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Transnational TV and National Identity in the Middle East

February 5, 2011

At the The Monkey Cage John Sides discusses an interesting new paper by Nisbet and Myers on the effects on national identification for viewers of pan-regional TV in the Middle East (there’s a link to an ungated copy there).  Essentially the more you watch Al Jazeera or similar the more you are likely to  have a stronger sense of pan regional identity and a weaker identification with your home state.

I would add some historical perspective to this.  Transnational media have a long history in the Middle East.  Radio broadcasting goes back at least to the Second World War and radio was a key tool in the inter Arab struggles of the 1950s and 1960s (eg Lynch 1999).  The circulation of newspapers also has a long history.

There is a similarly long history of ‘regionalist’ politics in the Middle East eg in formation of the United Arab Republic  the union of Egypt and Syria in 1958 or in the creation of the Ba’ath Party in 1947 (eg Barnett 1998).  Thus the connection between education, regionalist identification and attention to transnational media is not new.  While I suspect the rise of transnational TV in the region has had an impact the significance of that impact needs to be assessed in a longer time frame that recognizes the political and media continuities in the region.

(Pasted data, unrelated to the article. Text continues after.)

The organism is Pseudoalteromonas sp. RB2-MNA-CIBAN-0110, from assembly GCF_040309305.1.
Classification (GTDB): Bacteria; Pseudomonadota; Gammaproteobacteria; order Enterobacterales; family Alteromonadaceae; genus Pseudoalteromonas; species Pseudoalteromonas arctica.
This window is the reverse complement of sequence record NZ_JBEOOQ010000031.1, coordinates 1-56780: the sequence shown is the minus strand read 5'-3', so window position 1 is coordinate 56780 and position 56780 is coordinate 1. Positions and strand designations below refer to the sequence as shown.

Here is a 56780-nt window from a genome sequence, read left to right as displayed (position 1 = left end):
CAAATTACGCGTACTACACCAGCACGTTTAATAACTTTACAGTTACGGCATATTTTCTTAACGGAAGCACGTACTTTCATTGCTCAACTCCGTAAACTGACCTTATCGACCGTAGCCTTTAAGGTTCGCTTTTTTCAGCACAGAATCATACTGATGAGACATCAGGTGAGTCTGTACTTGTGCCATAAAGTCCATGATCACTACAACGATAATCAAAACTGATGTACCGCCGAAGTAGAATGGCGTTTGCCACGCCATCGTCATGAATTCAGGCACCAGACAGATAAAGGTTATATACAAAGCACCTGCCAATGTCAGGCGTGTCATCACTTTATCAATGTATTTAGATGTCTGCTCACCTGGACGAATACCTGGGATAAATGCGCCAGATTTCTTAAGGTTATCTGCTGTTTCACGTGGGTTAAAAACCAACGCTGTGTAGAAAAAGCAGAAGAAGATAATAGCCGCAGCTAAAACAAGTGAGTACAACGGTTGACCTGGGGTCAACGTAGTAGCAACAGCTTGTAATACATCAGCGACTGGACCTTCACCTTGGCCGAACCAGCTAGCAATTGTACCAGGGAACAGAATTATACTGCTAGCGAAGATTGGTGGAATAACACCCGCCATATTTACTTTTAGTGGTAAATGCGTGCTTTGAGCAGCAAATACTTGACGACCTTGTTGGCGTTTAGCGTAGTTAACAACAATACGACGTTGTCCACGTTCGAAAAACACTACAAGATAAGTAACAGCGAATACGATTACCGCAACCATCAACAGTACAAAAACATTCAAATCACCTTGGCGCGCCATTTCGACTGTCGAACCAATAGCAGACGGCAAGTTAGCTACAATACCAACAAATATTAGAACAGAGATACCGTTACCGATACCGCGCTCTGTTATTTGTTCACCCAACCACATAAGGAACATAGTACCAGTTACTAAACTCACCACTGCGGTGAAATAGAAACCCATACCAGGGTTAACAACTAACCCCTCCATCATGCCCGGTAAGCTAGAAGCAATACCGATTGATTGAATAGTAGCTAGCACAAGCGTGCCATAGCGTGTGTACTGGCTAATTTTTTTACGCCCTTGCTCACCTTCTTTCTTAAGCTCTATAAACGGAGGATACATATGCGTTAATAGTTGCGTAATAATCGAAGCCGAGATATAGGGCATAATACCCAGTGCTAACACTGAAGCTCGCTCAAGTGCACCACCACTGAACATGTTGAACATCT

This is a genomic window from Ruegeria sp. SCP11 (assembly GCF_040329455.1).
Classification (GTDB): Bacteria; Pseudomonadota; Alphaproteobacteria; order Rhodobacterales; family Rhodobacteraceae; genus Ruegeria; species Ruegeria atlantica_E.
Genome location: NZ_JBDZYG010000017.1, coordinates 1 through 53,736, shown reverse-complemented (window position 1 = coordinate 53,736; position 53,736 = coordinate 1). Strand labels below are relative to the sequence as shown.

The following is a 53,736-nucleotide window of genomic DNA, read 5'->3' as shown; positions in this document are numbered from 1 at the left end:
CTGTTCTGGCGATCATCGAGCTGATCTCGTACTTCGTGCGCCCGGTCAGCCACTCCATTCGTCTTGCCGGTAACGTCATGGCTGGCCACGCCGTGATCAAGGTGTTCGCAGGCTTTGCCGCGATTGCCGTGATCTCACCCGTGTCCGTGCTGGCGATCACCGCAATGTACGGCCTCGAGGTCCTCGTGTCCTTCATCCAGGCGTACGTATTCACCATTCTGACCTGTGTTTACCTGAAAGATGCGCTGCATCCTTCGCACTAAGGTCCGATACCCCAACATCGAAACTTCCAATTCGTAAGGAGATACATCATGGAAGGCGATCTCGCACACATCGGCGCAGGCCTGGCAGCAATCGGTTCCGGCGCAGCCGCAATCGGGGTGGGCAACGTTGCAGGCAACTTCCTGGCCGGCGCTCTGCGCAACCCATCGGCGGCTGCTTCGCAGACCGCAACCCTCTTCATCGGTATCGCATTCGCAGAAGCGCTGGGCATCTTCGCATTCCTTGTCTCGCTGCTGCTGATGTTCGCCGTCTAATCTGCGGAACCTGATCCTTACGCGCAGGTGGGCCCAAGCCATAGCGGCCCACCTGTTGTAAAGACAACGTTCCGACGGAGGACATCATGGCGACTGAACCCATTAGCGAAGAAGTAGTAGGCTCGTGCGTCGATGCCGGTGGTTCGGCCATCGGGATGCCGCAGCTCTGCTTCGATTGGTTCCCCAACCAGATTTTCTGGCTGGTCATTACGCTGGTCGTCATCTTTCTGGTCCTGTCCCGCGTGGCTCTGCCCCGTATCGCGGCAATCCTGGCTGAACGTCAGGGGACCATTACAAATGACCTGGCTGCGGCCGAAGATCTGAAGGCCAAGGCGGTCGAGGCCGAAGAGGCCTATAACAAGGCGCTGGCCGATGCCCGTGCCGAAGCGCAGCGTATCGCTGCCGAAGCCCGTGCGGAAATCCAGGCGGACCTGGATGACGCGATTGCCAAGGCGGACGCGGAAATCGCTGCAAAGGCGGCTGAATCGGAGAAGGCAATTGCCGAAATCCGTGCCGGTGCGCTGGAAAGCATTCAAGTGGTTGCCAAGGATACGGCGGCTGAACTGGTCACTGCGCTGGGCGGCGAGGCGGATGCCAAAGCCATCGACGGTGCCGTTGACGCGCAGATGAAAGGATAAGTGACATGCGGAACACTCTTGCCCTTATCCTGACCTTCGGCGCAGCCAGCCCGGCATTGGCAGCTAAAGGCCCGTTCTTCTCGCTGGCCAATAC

Nisbet, E., and T. Myers (2010) ‘Challenging the State: Transnational TV and Political Identity in the Middle East’, Political Communication, 27: 347-366.

Barnett, M.N. (1998) Dialogues in Arab Politics: Negotiations in Regional Order. New York: Columbia University Press.

Lynch, M. (1999) State Interests and Public Spheres: The International Politics of Jordan’s Identity. New York: Columbia University Press.

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One comment

  1. […] or in the creation of the Ba’ath Party in 1947 (eg Barnett 1998). … Excerpt from: Transnational TV and National Identity in the Middle East « Public … Share and […]



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